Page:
How much sport is healthy for the heart?
There is no doubt about the fact that regular exercise is good for your health. Numerous studies prove the positive effects that moderate exercise has on health and can have on the body's self-healing powers. The effects range across all parts of the body, from purely physical effects to mental and spiritual effects. Anyone who does sport themselves will be able to confirm how a casual run or swim session after a long day at the office revives the senses and relieves ailments such as tension or back pain. Mentally, too, sport helps to solve problems that occupy you through the working day and provide some relaxation for the soul.
It is generally believed that 30 to 45 minutes of exercise three to four times a week can reduce numerous disease risks such as heart disease, diabetes, circulatory disease, Alzheimer's disease or depression. The question that arises is rather at what point the signs reverse, i.e. the negative effects of sport outweigh the positive ones. Because that is also what sport can do, especially if it is practised extensively and exceeds a "normally healthy" level. So at what point is sport rather unhealthy, i.e. does it weaken rather than strengthen the heart?
Researchers have investigated the question of what effects too much sport has on one's own heart health in various studies. And they often come to the same conclusion: extreme sports like marathons, ultra-marathons, triathlons or extensive swimming can more often lead to coronary heart disease. For example, the CARDIA study, which followed young men and women in major US cities for years, showed that coronary calcification was found much more frequently in participants who were more active than average than in those who were less active or not active at all. In particular, the study participants who did particularly intensive sport were 85 percent more likely to have coronary calcification.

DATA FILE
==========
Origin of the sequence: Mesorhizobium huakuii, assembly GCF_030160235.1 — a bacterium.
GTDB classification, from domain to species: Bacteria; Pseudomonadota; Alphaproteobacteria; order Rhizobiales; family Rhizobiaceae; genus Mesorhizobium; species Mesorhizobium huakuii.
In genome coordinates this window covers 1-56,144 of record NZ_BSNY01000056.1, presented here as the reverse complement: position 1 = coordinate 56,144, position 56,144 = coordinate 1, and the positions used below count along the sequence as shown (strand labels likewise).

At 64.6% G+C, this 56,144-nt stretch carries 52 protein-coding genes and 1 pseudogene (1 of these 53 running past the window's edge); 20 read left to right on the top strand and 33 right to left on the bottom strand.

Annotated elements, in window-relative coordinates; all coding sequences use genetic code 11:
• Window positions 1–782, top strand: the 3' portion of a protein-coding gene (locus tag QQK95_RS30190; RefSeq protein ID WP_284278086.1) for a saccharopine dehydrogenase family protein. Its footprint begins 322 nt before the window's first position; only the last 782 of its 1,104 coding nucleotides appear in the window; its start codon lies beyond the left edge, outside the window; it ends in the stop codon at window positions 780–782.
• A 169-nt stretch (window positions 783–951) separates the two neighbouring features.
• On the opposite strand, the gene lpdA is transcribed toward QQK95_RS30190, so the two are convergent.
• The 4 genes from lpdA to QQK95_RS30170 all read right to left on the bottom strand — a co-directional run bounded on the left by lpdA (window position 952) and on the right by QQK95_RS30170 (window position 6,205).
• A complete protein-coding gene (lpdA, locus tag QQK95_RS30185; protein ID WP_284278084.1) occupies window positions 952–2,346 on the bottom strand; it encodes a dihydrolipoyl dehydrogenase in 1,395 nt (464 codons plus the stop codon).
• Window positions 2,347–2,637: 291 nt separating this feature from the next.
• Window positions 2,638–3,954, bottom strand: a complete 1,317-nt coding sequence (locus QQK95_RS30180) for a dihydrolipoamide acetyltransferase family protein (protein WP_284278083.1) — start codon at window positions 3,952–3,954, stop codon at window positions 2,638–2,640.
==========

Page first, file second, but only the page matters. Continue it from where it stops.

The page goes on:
In addition, studies show that particularly intensive sporting activity in the extreme range can also lead to an increased rate of heart attacks. And the risk of atrial fibrillation also seems to be increased in extreme athletes. Another study by the Karolinska University Hospital on 44,410 subjects shows that of those who exercised for more than five hours a week, the risk of atrial fibrillation was increased.
All of the above points taken together suggest that extensive exercise can even permanently damage one's own heart. Many experts consider extensive exercise to be more than 150 minutes per week. In the long term, this can even lead to so-called "exercise-induced cardiac fatigue", the clinical picture of chronic exhaustion of the heart muscle triggered by too much exercise.
In summary, it can be said that sport is like many other things in life: the secret lies in the right dose. So if you do moderate sport (30-45 minutes) two to three times a week, as recommended by many doctors, you will promote your heart health and at the same time do something good for your own musculoskeletal system and cardiovascular system.
The main problem continues to be people who do no sport at all and thus hardly move at all. Coupled with an unhealthy diet, the risk of heart disease, diabetes and obesity is very high.
So not exercising at all can be just as unhealthy as exercising too much!